Now here is a blast from the past. What has happened? I am now 40, and found myself at a loose end, so I thought I would pick up my opinionating pen again. Will pop in from time to time and write stuff.
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I don't sing - I have style and I put it across!
Smooth, beautiful lyrics from a great singer
Shame he didn't last longer
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Who on earth would believe that the words of the title of this opinion were once uttered by one of the world's most popular singers. a man who was a very successful jazz pianist before he even sang a note. A man who was the first truly successful black artist in history. a man who died at far too young an age. This is a review dedicated to him.
Nathaniel Adams Coles was born on March 17th 1919 in Montgomery, Alabama. He was the son of a baptist preacher and the church pianist. His family had to put up with a great deal of prejudice living in the American south, and moved to Chicago in 1923. By this time young Nathaniel had learned his first song on the piano, the delightful 'Yes! we have no bananas'. He was growing up in the era of swing music, and had formed his first band whilst still at high school, a school of which he was to be the first famous alumnus, with the likes of Sam Cooke to follow.
Nat was, in his mind especially, first and foremost a jazz pianist. that was his aim in life, and he only became a singer after being asked to sing in a bar in Chicago.
This was a time of deep prejudice against the blacks of America. Nat appeared on television and film at this time, but had to have his skin lightened in make-up, which is something that, in my eyes, is abhorrent to someone with 21st century opinions.
Nat married Nadine Robinson in 1938, a woman ten years his senior. They divorced and he married again. He was to be married to his wife Maria until his death. They had 5 children, two of whom were adopted.
In 1948 the family moved to the Los Angeles district of Hancock Park, where they were not accepted in any way. The word 'nigger' was burned into their lawn with acid and their dog was poisoned. In 1952 an IRS investigation into Nat's finances almost took his house, and the revenue officers even considered taking his piano- something that should have been unthinkable.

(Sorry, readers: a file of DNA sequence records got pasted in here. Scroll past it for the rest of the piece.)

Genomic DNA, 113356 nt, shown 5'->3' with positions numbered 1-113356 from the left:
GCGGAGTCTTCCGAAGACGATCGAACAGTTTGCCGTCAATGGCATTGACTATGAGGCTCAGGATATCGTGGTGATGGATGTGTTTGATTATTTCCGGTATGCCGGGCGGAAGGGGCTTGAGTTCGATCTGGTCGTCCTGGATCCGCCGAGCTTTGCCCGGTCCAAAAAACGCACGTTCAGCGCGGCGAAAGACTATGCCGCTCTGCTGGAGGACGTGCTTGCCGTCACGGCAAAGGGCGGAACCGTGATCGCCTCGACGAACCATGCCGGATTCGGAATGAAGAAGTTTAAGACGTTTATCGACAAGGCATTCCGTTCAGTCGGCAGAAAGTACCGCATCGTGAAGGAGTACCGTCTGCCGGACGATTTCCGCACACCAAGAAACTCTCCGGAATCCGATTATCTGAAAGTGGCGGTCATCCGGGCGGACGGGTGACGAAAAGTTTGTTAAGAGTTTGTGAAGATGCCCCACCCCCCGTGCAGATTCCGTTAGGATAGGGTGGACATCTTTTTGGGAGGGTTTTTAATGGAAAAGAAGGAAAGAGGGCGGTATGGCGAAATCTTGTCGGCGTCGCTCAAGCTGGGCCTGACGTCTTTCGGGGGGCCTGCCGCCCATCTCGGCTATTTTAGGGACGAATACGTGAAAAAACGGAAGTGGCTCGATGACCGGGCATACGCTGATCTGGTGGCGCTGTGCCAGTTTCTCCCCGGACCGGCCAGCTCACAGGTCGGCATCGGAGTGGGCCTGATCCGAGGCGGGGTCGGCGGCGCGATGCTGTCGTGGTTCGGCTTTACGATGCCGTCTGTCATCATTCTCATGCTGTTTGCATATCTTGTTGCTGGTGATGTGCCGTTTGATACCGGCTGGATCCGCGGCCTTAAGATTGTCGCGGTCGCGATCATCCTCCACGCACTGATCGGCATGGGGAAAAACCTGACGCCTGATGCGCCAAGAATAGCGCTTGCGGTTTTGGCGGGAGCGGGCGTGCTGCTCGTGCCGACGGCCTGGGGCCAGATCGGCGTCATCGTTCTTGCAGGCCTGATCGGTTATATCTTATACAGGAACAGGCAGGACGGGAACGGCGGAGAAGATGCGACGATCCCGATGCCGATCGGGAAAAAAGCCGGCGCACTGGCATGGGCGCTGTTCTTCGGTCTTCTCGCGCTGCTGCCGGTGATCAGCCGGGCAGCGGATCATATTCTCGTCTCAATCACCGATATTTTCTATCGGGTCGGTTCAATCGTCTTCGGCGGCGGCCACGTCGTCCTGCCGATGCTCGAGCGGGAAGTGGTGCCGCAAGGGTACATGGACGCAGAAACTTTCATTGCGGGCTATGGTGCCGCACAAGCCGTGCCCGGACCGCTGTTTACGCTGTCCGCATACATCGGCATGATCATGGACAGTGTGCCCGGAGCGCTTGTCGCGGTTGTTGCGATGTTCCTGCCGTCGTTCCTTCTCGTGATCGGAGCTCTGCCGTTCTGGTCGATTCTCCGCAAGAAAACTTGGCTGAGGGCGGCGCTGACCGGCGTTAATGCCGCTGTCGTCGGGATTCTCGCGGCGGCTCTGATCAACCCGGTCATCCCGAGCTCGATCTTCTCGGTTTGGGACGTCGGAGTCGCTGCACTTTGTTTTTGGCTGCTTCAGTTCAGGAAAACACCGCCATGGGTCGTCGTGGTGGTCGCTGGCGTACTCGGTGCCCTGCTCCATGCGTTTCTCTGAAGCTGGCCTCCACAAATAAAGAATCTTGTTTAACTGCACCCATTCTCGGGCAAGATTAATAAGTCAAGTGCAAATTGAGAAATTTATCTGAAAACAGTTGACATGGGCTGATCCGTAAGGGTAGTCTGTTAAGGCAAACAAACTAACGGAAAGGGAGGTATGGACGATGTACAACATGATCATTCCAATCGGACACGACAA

In 1954 Nat was performing concerts to segregated audiences in Birmingham, Alabama when he was attacked on stage by a white man. He was also the first black personality to have his own television show, which ran for 68 weeks from 1956 until 1957. However it was difficult to attract sponsors. A spokesman for Max Factor was quoted as saying that it was difficult for a negro to sell lipstick. Someone else commented that it was really a case of:
"You can sing and dance your heart out, just don't marry my daughter."
Cole's own comment was "Madison Avenue is afraid of the dark".
Nat 'King' Cole went on to tour Cuba, and to appear at the 1960 Royal Variety Show. He made films, most notably appearing with Jane Fonda and Lee Marvin in 'Cat Ballou'. However his health was suffering due to a heavy smoking habit. On February 15th 1965, at the age of 45, Nat 'King' Cole died of lung cancer. His was truly a star-studded funeral, attended by such personalities as Mel Torme, Frank Sinatra, Sammy Davis Jr., Ella Fitzgerald and Danny Kaye.
So- enough about the man, what about the music? Nat 'King' Cole sold more than 50 million records during his career, so it is difficult to single a lot of them out, but I will try.
There are really two distinct groups of songs. Firstly there are the songs that have their roots in jazz, and feature strong instrumentals by Nat and his musicians. The most notable amongst these include 'Paper Moon', 'Route 66', 'Straighten Up and Fly Right' and 'Sweet Lorraine'.
The other type is the song that features Nat's honey-coated vocals. Songs such as 'The very thought of you', 'Mona Lisa', 'Nature Boy', 'When I fall in Love' and 'Unforgettable' all make my heart melt.
It may not seem fashionable to like the music of Nat 'King' Cole, but I feel that there are several reasons to do so. Firstly the music is rhythmic and catchy, and you find yourself humming it all day long. Second, Nat 'King' Cole was a great singer, and third he was the first truly great and accepted black artiste. He broke down a lot of barriers, and paved the way for the artists of today.
By the way, the title of the opinion comes from when Nat was asked to sing. He said he could not, and added:
"I can't sing. I just have style and put it across."
Strange, but I have to disagree with the great man there. What do you think?
Neil June 2004
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